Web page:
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Sunday, September 29, 2002



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[ THE CHOY OF COOKING ]

Sam Choy put island
cuisine on the map

He says the popularity of Hawaii's
isle style will continue to grow


By Pat Omandam
pomandam@starbulletin.com

In the last decade, award-winning chef, author and restaurateur Sam Choy made Hawaii regional cuisine as familiar as the word "aloha" on the mainland and abroad.

His is just one of several native-owned businesses that have helped shape the Hawaii we know today.

"I kind of remember specifically back then. Nobody was really into talking about the local kinds of food and mixing local things, products," said Choy, who opened his first restaurant in 1981.

"And today that's a hot topic."

So hot that Choy -- who lives in Kona with wife Carol; two sons, Sam Jr. and Christopher; a granddaughter, Samantha; and six dogs -- is constantly flying across country to do what comes naturally: promoting Hawaii's unique culinary delights.

To date, Choy, 50, has nine restaurants in Guam, Japan and Hawaii. He is the author of several top-selling cookbooks and can be seen on his weekly TV cooking chow, "Sam Choy's Kitchen."

art
STAR-BULLETIN / MARCH 2001
Chef Sam Choy hard at work hosting a cooking class at his namesake Diamond Head restaurant in Kapahulu.




Choy is so much in demand the cable Food Network Web site lists his biography among its celebrity chefs and hosts.

In 1999, Choy was named one of the "50 tastemakers Influencing America" by Nation's Restaurant News. He's also been a nominee several times for the James Beard Best Pacific Regional Chef award.

"I just feel honestly that Hawaii has really come to the limelight of food. We're just handicapped by 2,400 miles and about three to six hours of time zone. But if it wasn't for that, I think we would be as big as New York or bigger," he said.

"You look at it really simple, right. Where's our front porch? Our front porch is the West Coast, the continental U.S. Where's our back door? Our back door is Asia.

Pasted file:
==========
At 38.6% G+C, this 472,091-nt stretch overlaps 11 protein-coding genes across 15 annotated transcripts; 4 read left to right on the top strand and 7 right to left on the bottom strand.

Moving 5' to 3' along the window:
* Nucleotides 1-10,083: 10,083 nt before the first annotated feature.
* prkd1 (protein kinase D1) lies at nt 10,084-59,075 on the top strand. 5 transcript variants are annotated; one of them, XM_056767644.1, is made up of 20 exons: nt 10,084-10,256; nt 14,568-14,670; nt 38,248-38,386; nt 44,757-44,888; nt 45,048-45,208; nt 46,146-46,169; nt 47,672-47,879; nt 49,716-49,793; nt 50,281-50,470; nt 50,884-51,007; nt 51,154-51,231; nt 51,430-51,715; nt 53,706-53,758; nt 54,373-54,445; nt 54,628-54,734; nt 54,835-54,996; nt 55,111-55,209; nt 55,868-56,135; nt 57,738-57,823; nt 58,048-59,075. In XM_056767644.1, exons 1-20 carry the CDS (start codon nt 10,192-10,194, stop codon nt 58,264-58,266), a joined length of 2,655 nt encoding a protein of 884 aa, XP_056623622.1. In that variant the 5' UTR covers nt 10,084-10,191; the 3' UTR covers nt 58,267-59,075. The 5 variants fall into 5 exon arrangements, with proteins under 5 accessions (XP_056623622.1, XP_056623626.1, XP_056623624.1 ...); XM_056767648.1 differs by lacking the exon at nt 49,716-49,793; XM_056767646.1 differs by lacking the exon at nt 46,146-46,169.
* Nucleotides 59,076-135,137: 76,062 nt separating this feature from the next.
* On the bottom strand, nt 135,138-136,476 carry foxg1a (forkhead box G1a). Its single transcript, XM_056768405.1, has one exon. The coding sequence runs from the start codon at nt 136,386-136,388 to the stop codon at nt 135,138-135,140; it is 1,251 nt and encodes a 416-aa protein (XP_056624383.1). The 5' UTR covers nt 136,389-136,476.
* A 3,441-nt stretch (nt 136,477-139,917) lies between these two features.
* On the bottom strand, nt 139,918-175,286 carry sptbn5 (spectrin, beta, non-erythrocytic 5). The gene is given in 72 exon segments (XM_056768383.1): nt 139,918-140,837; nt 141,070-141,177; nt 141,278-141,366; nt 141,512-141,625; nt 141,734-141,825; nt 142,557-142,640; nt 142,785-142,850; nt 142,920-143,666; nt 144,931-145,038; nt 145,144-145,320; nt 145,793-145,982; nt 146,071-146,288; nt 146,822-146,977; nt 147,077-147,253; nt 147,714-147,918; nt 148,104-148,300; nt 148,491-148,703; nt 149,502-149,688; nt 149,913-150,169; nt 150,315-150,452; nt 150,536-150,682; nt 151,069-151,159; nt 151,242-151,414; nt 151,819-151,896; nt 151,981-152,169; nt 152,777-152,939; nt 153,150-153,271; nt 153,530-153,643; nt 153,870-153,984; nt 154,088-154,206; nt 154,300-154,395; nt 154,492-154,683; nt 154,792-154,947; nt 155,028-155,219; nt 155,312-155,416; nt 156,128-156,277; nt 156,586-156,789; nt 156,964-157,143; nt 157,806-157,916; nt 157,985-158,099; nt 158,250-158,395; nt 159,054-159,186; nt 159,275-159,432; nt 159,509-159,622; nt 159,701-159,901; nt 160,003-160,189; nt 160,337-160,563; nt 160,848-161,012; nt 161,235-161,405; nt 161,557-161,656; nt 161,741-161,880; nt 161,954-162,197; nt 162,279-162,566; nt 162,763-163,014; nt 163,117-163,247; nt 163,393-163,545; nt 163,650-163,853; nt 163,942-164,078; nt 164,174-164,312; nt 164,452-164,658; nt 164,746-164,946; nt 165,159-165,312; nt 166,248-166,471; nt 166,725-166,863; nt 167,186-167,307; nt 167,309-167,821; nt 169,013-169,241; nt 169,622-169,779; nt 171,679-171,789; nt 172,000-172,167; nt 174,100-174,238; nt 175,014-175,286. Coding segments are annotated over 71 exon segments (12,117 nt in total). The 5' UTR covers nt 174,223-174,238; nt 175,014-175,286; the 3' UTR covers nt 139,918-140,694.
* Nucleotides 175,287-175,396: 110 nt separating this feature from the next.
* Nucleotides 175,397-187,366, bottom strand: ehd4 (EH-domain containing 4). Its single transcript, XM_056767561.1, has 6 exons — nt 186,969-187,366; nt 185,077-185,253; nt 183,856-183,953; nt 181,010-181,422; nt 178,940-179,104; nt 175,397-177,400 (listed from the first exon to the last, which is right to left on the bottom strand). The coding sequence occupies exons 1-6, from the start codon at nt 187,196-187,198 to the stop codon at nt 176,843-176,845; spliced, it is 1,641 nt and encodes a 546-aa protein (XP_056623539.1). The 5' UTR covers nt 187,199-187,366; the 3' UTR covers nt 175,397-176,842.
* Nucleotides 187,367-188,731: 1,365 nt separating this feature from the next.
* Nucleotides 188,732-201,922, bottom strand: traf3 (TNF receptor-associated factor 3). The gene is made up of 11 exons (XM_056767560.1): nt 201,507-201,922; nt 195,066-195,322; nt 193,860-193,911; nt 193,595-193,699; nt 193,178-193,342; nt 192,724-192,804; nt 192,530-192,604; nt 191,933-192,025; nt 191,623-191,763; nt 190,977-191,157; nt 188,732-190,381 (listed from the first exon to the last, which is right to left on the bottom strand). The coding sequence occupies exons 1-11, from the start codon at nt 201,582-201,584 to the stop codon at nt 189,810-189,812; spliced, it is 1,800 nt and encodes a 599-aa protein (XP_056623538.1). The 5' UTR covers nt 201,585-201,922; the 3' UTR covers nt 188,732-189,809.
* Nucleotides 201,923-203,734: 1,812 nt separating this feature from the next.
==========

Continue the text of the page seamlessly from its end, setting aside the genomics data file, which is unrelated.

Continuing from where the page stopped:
"You know what? They all meet right here in Hawaii."

Choy's love for cooking was instilled early on by his family. His Hawaiian-German mother, Clairemoana, and his Chinese father, Hung Sam Choy, helped put on luaus for as many as 800 people in Laie. Food preparation soon became second nature, and after studying culinary arts at Kapiolani Community College, Choy honed his skills working in Waikiki hotels before starting his own restaurant chain.

Choy remains actively involved in the community through youth-oriented programs with Big Brothers/Big Sisters and the state Department of Education.

Choy said it is difficult for him to say what kind of impact he has had on the community. He points to the work of the late Israel Kamakawiwo'ole, whose music continues to gain popularity after his death.

"Iz is a good example," Choy said.

"His music is still living on, and he's gone. And he had his ups and downs in the music world."

"Until you're dead, then you can't really realize how much an impact you had."

Looking ahead to a decade from now, Choy sees Hawaii cuisine just as popular as anything else dished up in New York. And he sees his business doing just fine.

"I think I brought a lot of the things out of the closet. I think I brought out the local foods from the closet," Choy said.


Cookin' with Sam

Name: Sam Choy

Age: 50

Residence: Kona, Hawaii

Business: Chef, restaurateur and author. Restaurants include Sam Choy's Diamond Head Restaurant; Sam Choy's Breakfast, Lunch, Crab & Big Aloha Brewery in Iwilei; Sam Choy's Kalolo in Kailua-Kona; Sam Choy's Guam and Sam Choy's Tokyo.

First restaurant: 1981

Employees: 217



Sam Choy's



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